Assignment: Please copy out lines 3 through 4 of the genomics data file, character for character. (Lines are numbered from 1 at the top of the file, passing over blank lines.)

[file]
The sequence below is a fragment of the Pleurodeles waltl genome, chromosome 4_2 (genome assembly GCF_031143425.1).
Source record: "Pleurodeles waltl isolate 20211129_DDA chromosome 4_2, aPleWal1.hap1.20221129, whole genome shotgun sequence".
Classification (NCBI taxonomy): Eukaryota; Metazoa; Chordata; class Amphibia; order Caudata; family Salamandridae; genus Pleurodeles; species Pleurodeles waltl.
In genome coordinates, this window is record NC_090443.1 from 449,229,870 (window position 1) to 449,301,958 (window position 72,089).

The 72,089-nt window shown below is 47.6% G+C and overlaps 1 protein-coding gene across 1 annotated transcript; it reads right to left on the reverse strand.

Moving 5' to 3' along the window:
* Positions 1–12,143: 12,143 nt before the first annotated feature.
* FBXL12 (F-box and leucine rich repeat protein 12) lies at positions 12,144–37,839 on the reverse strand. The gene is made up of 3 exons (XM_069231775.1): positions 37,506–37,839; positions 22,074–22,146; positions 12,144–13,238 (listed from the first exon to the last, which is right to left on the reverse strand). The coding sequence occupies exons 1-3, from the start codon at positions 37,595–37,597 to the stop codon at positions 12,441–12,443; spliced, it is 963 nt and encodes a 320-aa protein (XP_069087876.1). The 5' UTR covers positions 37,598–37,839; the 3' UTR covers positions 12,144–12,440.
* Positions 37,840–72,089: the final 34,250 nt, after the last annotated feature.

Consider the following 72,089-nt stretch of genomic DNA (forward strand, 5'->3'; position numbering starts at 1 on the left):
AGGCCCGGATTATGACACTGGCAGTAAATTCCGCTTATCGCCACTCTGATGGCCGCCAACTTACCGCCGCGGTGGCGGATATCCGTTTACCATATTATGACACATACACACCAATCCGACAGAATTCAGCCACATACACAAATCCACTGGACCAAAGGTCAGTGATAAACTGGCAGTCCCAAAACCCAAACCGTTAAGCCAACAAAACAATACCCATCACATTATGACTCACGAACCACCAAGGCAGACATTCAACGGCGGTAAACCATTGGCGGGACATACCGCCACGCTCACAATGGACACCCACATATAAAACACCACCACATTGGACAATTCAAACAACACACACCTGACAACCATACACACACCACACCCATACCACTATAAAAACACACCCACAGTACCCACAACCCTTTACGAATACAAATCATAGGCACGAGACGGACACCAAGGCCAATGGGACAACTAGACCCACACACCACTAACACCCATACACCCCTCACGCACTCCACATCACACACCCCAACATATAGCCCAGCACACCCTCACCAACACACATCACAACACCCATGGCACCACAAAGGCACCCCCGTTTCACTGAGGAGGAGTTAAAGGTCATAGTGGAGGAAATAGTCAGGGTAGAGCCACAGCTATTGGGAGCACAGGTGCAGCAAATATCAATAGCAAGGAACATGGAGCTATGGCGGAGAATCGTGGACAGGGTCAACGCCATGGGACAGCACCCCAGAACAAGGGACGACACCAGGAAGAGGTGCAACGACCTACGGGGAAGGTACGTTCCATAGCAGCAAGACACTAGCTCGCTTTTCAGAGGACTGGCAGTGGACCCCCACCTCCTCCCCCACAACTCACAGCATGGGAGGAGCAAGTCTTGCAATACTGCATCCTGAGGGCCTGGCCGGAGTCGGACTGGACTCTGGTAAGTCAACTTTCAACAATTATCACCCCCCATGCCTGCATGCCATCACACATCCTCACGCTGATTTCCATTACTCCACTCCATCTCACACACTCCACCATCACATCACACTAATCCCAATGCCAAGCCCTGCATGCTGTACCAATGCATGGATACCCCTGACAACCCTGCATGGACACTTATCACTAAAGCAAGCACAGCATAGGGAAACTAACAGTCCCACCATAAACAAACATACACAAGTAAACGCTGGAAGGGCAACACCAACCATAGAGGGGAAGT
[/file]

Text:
Classification (NCBI taxonomy): Eukaryota; Metazoa; Chordata; class Amphibia; order Caudata; family Salamandridae; genus Pleurodeles; species Pleurodeles waltl.
In genome coordinates, this window is record NC_090443.1 from 449,229,870 (window position 1) to 449,301,958 (window position 72,089).